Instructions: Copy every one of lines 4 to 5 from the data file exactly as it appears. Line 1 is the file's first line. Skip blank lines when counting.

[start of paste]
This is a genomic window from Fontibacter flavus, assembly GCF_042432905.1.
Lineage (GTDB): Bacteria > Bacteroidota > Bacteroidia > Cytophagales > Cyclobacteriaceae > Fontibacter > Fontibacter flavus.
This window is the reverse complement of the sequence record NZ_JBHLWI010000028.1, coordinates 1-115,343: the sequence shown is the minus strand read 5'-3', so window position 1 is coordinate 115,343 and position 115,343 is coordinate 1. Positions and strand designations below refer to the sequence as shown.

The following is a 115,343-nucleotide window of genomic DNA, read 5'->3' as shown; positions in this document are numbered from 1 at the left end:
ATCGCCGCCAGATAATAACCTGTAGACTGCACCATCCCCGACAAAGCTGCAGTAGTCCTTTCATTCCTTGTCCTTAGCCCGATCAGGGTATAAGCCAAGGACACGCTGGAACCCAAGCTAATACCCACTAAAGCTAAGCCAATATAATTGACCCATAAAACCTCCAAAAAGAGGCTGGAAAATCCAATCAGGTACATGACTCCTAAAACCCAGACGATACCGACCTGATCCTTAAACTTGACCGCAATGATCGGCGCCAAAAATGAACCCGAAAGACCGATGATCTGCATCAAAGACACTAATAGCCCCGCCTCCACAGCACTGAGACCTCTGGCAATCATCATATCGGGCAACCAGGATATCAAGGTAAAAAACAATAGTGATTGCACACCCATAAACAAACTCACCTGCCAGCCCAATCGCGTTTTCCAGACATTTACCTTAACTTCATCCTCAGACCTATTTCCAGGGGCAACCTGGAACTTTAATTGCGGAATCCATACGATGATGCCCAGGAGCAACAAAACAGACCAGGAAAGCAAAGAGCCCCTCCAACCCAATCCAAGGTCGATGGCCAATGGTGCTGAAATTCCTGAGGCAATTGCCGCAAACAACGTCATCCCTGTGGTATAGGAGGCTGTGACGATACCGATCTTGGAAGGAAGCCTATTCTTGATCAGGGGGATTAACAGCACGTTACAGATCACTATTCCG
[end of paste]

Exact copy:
The following is a 115,343-nucleotide window of genomic DNA, read 5'->3' as shown; positions in this document are numbered from 1 at the left end:
ATCGCCGCCAGATAATAACCTGTAGACTGCACCATCCCCGACAAAGCTGCAGTAGTCCTTTCATTCCTTGTCCTTAGCCCGATCAGGGTATAAGCCAAGGACACGCTGGAACCCAAGCTAATACCCACTAAAGCTAAGCCAATATAATTGACCCATAAAACCTCCAAAAAGAGGCTGGAAAATCCAATCAGGTACATGACTCCTAAAACCCAGACGATACCGACCTGATCCTTAAACTTGACCGCAATGATCGGCGCCAAAAATGAACCCGAAAGACCGATGATCTGCATCAAAGACACTAATAGCCCCGCCTCCACAGCACTGAGACCTCTGGCAATCATCATATCGGGCAACCAGGATATCAAGGTAAAAAACAATAGTGATTGCACACCCATAAACAAACTCACCTGCCAGCCCAATCGCGTTTTCCAGACATTTACCTTAACTTCATCCTCAGACCTATTTCCAGGGGCAACCTGGAACTTTAATTGCGGAATCCATACGATGATGCCCAGGAGCAACAAAACAGACCAGGAAAGCAAAGAGCCCCTCCAACCCAATCCAAGGTCGATGGCCAATGGTGCTGAAATTCCTGAGGCAATTGCCGCAAACAACGTCATCCCTGTGGTATAGGAGGCTGTGACGATACCGATCTTGGAAGGAAGCCTATTCTTGATCAGGGGGATTAACAGCACGTTACAGATCACTATTCCG